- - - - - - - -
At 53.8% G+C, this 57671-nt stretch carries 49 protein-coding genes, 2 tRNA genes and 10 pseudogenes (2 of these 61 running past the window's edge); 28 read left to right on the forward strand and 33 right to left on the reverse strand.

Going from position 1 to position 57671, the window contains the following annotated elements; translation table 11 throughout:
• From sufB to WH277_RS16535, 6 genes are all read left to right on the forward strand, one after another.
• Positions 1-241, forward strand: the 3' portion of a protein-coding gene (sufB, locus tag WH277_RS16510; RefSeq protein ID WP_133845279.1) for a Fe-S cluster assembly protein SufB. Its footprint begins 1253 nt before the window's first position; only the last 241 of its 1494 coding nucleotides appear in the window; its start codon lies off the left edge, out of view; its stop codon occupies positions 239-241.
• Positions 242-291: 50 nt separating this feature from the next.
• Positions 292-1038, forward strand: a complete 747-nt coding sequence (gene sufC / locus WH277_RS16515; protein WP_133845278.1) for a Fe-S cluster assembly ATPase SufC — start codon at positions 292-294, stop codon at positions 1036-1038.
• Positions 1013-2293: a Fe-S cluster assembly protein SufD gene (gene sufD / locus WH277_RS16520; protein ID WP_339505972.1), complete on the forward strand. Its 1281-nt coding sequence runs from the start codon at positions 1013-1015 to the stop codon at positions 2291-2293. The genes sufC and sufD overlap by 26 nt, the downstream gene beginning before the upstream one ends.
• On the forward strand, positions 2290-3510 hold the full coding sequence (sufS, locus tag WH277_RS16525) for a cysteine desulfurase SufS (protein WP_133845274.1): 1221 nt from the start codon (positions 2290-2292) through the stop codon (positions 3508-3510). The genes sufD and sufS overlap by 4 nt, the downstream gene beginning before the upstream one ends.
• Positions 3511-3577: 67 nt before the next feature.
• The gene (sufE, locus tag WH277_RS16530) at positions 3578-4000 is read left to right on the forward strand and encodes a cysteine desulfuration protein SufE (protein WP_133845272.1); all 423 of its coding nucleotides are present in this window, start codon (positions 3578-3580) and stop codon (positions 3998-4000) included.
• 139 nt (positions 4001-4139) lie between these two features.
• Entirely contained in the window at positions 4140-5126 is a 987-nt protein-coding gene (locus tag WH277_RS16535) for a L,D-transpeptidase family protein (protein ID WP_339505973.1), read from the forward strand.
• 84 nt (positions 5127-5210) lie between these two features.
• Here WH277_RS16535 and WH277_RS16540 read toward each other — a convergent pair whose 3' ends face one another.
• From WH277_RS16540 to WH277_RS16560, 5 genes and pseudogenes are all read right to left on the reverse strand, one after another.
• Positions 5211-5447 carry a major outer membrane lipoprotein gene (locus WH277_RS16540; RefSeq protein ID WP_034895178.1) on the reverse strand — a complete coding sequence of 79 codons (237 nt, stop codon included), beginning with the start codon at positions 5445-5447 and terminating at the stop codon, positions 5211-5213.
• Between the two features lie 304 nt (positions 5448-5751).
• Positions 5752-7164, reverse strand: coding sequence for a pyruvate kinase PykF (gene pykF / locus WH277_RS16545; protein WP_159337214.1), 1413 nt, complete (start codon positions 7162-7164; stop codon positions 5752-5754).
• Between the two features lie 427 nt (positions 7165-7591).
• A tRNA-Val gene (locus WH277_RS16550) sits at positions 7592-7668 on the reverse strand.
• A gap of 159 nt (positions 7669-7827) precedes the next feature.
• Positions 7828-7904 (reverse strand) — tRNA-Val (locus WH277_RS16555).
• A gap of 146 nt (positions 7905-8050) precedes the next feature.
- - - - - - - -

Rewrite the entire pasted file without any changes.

At 53.8% G+C, this 57671-nt stretch carries 49 protein-coding genes, 2 tRNA genes and 10 pseudogenes (2 of these 61 running past the window's edge); 28 read left to right on the forward strand and 33 right to left on the reverse strand.

Going from position 1 to position 57671, the window contains the following annotated elements; translation table 11 throughout:
• From sufB to WH277_RS16535, 6 genes are all read left to right on the forward strand, one after another.
• Positions 1-241, forward strand: the 3' portion of a protein-coding gene (sufB, locus tag WH277_RS16510; RefSeq protein ID WP_133845279.1) for a Fe-S cluster assembly protein SufB. Its footprint begins 1253 nt before the window's first position; only the last 241 of its 1494 coding nucleotides appear in the window; its start codon lies off the left edge, out of view; its stop codon occupies positions 239-241.
• Positions 242-291: 50 nt separating this feature from the next.
• Positions 292-1038, forward strand: a complete 747-nt coding sequence (gene sufC / locus WH277_RS16515; protein WP_133845278.1) for a Fe-S cluster assembly ATPase SufC — start codon at positions 292-294, stop codon at positions 1036-1038.
• Positions 1013-2293: a Fe-S cluster assembly protein SufD gene (gene sufD / locus WH277_RS16520; protein ID WP_339505972.1), complete on the forward strand. Its 1281-nt coding sequence runs from the start codon at positions 1013-1015 to the stop codon at positions 2291-2293. The genes sufC and sufD overlap by 26 nt, the downstream gene beginning before the upstream one ends.
• On the forward strand, positions 2290-3510 hold the full coding sequence (sufS, locus tag WH277_RS16525) for a cysteine desulfurase SufS (protein WP_133845274.1): 1221 nt from the start codon (positions 2290-2292) through the stop codon (positions 3508-3510). The genes sufD and sufS overlap by 4 nt, the downstream gene beginning before the upstream one ends.
• Positions 3511-3577: 67 nt before the next feature.
• The gene (sufE, locus tag WH277_RS16530) at positions 3578-4000 is read left to right on the forward strand and encodes a cysteine desulfuration protein SufE (protein WP_133845272.1); all 423 of its coding nucleotides are present in this window, start codon (positions 3578-3580) and stop codon (positions 3998-4000) included.
• 139 nt (positions 4001-4139) lie between these two features.
• Entirely contained in the window at positions 4140-5126 is a 987-nt protein-coding gene (locus tag WH277_RS16535) for a L,D-transpeptidase family protein (protein ID WP_339505973.1), read from the forward strand.
• 84 nt (positions 5127-5210) lie between these two features.
• Here WH277_RS16535 and WH277_RS16540 read toward each other — a convergent pair whose 3' ends face one another.
• From WH277_RS16540 to WH277_RS16560, 5 genes and pseudogenes are all read right to left on the reverse strand, one after another.
• Positions 5211-5447 carry a major outer membrane lipoprotein gene (locus WH277_RS16540; RefSeq protein ID WP_034895178.1) on the reverse strand — a complete coding sequence of 79 codons (237 nt, stop codon included), beginning with the start codon at positions 5445-5447 and terminating at the stop codon, positions 5211-5213.
• Between the two features lie 304 nt (positions 5448-5751).
• Positions 5752-7164, reverse strand: coding sequence for a pyruvate kinase PykF (gene pykF / locus WH277_RS16545; protein WP_159337214.1), 1413 nt, complete (start codon positions 7162-7164; stop codon positions 5752-5754).
• Between the two features lie 427 nt (positions 7165-7591).
• A tRNA-Val gene (locus WH277_RS16550) sits at positions 7592-7668 on the reverse strand.
• A gap of 159 nt (positions 7669-7827) precedes the next feature.
• Positions 7828-7904 (reverse strand) — tRNA-Val (locus WH277_RS16555).
• A gap of 146 nt (positions 7905-8050) precedes the next feature.